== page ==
The proposed Mountain Valley Pipeline (MVP) project is a natural gas pipeline system that would span approximately 303 miles from the north of West Virginia to the south of Virginia. In West Virginia, it would pass through eleven counties – Wetzel, Harrison, Doddridge, Lewis, Braxton, Webster, Nicholas, Greenbrier, Fayette, Summers, and Monroe. The following describes the benefits to West Virginia and Wetzel County due to construction spending, ad valorem taxes, and direct use of natural gas. Full reports and maps can be downloaded below and for more information, please visit our FAQ's page
The MVP project developers are expected to spend over $811 million on West Virginia-based labor, goods, and services from 2015 to 2018 to support construction of the project. This direct spending would add $594 million in cumulative gross regional product to West Virginia during that period and up to 4,500 jobs in 2017 and 2018 during the peak of construction. With its established natural gas production and manufacturing base, Wetzel County could contribute labor and other resources to the construction effort.
Pipeline Operation Benefits
Ongoing operation of the pipeline would support a total of 54 jobs across the state with average annual wages and benefits of $65,000.
Ad Valorem Tax Benefits
The MVP project could generate up to $1.7 million in annual county ad valorem taxes (property taxes) once the pipeline is in service.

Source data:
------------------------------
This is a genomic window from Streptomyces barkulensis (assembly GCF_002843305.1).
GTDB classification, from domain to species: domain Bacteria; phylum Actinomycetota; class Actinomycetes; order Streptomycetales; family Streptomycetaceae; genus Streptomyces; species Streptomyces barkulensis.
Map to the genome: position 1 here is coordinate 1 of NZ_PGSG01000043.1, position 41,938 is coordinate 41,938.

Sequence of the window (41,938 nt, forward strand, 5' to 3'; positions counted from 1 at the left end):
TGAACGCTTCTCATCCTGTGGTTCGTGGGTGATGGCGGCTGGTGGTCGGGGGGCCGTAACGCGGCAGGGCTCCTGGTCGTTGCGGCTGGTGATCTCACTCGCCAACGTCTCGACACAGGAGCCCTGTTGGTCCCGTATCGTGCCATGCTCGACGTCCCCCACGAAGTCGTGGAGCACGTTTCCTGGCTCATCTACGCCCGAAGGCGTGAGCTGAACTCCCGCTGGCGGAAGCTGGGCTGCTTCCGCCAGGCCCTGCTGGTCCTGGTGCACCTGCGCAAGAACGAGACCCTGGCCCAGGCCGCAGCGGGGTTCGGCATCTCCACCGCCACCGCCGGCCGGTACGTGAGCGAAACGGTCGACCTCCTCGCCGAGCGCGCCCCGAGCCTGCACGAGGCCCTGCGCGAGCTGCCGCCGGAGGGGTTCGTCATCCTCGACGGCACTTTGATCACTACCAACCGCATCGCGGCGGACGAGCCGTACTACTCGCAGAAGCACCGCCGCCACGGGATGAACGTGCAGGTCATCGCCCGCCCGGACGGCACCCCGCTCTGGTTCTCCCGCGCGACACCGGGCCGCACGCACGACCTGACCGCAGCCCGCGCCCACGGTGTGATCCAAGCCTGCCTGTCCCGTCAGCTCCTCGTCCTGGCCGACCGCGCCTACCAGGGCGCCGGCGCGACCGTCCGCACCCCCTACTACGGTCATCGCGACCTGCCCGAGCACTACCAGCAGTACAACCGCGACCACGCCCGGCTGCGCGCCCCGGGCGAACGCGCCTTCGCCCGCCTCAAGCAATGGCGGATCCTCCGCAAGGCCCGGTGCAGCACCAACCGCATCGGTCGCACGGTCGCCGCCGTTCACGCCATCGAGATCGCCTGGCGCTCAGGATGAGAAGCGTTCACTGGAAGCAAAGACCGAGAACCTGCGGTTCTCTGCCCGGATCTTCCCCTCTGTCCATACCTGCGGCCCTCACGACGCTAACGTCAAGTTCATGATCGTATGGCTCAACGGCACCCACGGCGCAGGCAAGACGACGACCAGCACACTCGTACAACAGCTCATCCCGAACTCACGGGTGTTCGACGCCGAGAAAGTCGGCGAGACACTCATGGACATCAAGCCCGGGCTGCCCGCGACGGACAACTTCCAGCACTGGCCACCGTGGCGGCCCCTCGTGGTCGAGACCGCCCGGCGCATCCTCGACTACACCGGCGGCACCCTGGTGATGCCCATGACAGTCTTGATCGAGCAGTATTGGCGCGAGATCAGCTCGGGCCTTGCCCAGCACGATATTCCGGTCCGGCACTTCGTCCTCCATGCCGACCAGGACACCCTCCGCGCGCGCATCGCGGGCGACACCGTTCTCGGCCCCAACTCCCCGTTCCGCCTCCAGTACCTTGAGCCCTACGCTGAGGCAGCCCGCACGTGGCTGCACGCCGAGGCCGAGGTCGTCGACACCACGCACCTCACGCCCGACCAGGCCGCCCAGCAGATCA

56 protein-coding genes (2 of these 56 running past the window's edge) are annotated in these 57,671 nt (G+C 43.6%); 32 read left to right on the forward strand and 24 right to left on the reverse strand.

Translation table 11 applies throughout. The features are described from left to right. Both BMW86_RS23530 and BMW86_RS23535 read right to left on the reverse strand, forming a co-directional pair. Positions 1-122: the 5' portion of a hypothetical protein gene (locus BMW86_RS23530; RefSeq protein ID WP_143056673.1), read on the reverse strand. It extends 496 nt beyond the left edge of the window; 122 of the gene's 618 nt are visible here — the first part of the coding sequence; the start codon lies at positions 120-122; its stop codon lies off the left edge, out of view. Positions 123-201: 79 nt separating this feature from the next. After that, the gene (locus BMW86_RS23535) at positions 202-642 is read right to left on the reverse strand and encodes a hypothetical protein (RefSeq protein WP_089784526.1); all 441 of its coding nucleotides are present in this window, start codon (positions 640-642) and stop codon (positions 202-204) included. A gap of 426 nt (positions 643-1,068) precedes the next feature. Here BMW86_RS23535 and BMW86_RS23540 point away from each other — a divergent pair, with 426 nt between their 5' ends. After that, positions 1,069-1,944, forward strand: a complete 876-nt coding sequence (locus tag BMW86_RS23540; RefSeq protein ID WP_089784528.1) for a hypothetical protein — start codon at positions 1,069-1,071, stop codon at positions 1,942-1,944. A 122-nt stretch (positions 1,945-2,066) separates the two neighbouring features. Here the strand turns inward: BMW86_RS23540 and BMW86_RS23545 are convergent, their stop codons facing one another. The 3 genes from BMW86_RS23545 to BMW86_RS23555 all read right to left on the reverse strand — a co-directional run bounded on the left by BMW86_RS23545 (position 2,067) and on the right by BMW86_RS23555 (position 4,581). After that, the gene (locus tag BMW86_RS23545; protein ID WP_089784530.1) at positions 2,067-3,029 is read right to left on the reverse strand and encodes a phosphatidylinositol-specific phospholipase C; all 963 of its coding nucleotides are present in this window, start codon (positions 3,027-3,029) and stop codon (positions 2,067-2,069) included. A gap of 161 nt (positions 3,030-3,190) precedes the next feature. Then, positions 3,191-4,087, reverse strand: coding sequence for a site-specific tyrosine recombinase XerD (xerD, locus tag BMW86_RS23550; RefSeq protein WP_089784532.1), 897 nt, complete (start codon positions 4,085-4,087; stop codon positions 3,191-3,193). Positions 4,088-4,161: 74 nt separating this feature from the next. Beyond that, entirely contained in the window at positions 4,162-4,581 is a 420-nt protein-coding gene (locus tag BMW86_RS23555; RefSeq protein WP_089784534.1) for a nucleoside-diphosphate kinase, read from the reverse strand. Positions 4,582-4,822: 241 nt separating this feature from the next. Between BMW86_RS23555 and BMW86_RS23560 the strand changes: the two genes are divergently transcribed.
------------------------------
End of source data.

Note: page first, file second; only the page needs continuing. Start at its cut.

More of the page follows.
Residential, Commercial, and Municipal
Over 70% of Wetzel County’s residents use natural gas as their primary source for home space heating. Commercial and municipal gas usage typically follows the same pattern.
These sectors could obtain additional gas supply from the MVP project since it would intersect with the Columbia Gas and Equitrans pipelines that already service parts of the county. Natural gas has brought significant savings to the consumers in West Virginia. Delivered natural gas prices in 2014 were less than half the cost of electricity prices.
Manufacturing and Gas Production
The manufacturing and natural gas production industries play an important role in the county’s economy. Together they represent 6% of the county’s workforce. The gas production industry has boomed in recent years and has provided employment in the county at an annual average wage rate of $74,000, or 2.5 times the county average. The MVP project would provide an outlet to gas producers with access to nine other counties in the state, five counties in Virginia, and the fast-growing Southeast market.
Fuel switching in municipal and private vehicle fleets presents a savings opportunity to the community. There are estimated to be approximately 75 school buses, other school vehicles, solid waste disposal trucks, and county vehicles, which if converted from gasoline and diesel, would yield over $20,000 in annual savings. These savings could increase significantly is fuel prices rise.